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Pub.L. 106-315 To designate the building of the United States Postal Service located at 307 Main Street in Johnson City, New York, as the ``James W. McCabe, Sr. Post Office Building''. <> ...
STRENGTHENING ABUSE AND NEGLECT COURTS ACT OF 2000
[[Page 114 STAT. 1266]]
Public Law 106-314
To improve the administrative efficiency and effectiveness of the
Nation's abuse and neglect courts and for other purposes consistent with
the Adoption and Safe Families Act of 1997. <<NOTE: Oct. 17, 2000 - [S.
Be it enacted by the Senate and House of Representatives of the
United States of America in Congress <<NOTE: Strengthening Abuse and
Neglect Courts Act of 2000. Inter- governmental relations.>> assembled,
SECTION 1. <<NOTE: 42 USC 670 note.>> SHORT TITLE.
This Act may be cited as the ``Strengthening Abuse and Neglect
Courts Act of 2000''.
SEC. 2. <<NOTE: 42 USC 670 note.>> FINDINGS.
Congress finds the following:
(1) Under both Federal and State law, the courts play a
crucial and essential role in the Nation's child welfare system
and in ensuring safety, stability, and permanence for abused and
neglected children under the supervision of that system.
(2) The Adoption and Safe Families Act of 1997 (Public Law
105-89; 111 Stat. 2115) establishes explicitly for the first
time in Federal law that a child's health and safety must be the
paramount consideration when any decision is made regarding a
child in the Nation's child welfare system.
(3) The Adoption and Safe Families Act of 1997 promotes
stability and permanence for abused and neglected children by
requiring timely decisionmaking in proceedings to determine
whether children can safely return to their families or whether
they should be moved into safe and stable adoptive homes or
other permanent family arrangements outside the foster care
(4) To avoid unnecessary and lengthy stays in the foster
care system, the Adoption and Safe Families Act of 1997
specifically requires, among other things, that States move to
terminate the parental rights of the parents of those children
who have been in foster care for 15 of the last 22 months.
(5) While essential to protect children and to carry out the
general purposes of the Adoption and Safe Families Act of 1997,
the accelerated timelines for the termination of parental rights
and the other requirements imposed under that Act increase the
pressure on the Nation's already overburdened abuse and neglect
(6) The administrative efficiency and effectiveness of the
Nation's abuse and neglect courts would be substantially
improved by the acquisition and implementation of computerized
case-tracking systems to identify and eliminate existing
backlogs, to move abuse and neglect caseloads forward in a
[[Page 114 STAT. 1267]]
timely manner, and to move children into safe and stable
families. Such systems could also be used to evaluate the
effectiveness of such courts in meeting the purposes of the
amendments made by, and provisions of, the Adoption and Safe
Families Act of 1997.
(7) The administrative efficiency and effectiveness of the
Nation's abuse and neglect courts would also be improved by the
identification and implementation of projects designed to
eliminate the backlog of abuse and neglect cases, including the
temporary hiring of additional judges, extension of court hours,
and other projects designed to reduce existing caseloads.
(8) The administrative efficiency and effectiveness of the
Nation's abuse and neglect courts would be further strengthened
by improving the quality and availability of training for
judges, court personnel, agency attorneys, guardians ad litem,
volunteers who participate in court-appointed special advocate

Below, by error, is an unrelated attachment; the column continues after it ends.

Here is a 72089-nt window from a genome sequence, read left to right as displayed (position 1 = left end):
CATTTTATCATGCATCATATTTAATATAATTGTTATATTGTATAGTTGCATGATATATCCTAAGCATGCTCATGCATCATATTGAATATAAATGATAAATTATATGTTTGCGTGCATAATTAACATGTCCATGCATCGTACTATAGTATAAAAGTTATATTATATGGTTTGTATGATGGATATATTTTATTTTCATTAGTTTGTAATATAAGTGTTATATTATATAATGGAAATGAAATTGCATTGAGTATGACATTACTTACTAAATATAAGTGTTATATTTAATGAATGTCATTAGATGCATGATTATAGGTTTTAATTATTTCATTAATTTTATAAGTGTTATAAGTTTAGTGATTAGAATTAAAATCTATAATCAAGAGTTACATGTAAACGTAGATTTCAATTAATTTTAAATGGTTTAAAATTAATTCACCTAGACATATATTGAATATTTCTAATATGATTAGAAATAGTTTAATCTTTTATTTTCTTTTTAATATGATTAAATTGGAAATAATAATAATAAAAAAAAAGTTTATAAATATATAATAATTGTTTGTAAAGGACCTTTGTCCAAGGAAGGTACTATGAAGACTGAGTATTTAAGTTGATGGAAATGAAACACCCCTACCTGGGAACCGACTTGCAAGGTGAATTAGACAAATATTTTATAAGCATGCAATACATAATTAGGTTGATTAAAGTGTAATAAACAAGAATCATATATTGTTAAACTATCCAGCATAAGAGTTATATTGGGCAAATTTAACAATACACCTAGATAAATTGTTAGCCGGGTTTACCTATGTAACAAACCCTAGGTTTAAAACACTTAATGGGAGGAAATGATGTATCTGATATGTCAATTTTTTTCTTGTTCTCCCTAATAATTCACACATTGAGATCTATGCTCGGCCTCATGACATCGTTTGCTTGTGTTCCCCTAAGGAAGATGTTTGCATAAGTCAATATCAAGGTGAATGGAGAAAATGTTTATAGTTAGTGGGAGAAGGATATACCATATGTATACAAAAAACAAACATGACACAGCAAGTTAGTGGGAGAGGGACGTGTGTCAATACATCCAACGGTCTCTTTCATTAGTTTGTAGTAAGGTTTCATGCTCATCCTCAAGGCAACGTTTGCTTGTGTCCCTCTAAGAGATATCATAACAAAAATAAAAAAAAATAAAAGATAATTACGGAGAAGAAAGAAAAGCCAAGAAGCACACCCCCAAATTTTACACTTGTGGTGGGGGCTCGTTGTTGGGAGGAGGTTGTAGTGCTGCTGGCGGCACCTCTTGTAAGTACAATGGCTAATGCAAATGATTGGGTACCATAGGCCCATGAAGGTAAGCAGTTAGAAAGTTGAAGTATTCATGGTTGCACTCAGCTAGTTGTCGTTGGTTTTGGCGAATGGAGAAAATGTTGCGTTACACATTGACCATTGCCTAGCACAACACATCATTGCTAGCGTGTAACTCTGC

(CASA) programs, and attorneys who represent the children and
the parents of children in abuse and neglect proceedings.
(9) While recognizing that abuse and neglect courts in this
country are already committed to the quality administration of
justice, the performance of such courts would be even further
enhanced by the development of models and educational
opportunities that reinforce court projects that have already
been developed, including models for case-flow procedures, case
management, representation of children, automated interagency
interfaces, and ``best practices'' standards.
(10) Judges, magistrates, commissioners, and other judicial
officers play a central and vital role in ensuring that
proceedings in our Nation's abuse and neglect courts are run
efficiently and effectively. The performance of those
individuals in such courts can only be further enhanced by
training, seminars, and an ongoing opportunity to exchange ideas
with their peers.
(11) Volunteers who participate in court-appointed special
advocate (CASA) programs play a vital role as the eyes and ears
of abuse and neglect courts in proceedings conducted by, or
under the supervision of, such courts and also bring increased
public scrutiny of the abuse and neglect court system. The
Nation's abuse and neglect courts would benefit from an
expansion of this program to currently underserved communities.
(12) Improved computerized case-tracking systems,
comprehensive training, and development of, and education on,
model abuse and neglect court systems, particularly with respect
to underserved areas, would significantly further the purposes
of the Adoption and Safe Families Act of 1997 by reducing the
average length of an abused and neglected child's stay in foster
care, improving the quality of decision-making and court
services provided to children and families, and increasing the
number of adoptions.
SEC. 3. <<NOTE: 42 USC 670 note.>> DEFINITIONS.
In this Act:
(1) Abuse and neglect courts.--The term ``abuse and neglect
courts'' means the State and local courts that carry out State
or local laws requiring proceedings (conducted by or under the
supervision of the courts)--
[[Page 114 STAT. 1268]]
(A) that implement part B and part E of title IV of
the Social Security Act (42 U.S.C. 620 et seq.; 670 et
seq.) (including preliminary disposition of such
(B) that determine whether a child was abused or
(C) that determine the advisability or
appropriateness of placement in a family foster home,
group home, or a special residential care facility; or
(D) that determine any other legal disposition of a
child in the abuse and neglect court system.
(2) Agency attorney.--The term ``agency attorney'' means an
attorney or other individual, including any government attorney,
district attorney, attorney general, State attorney, county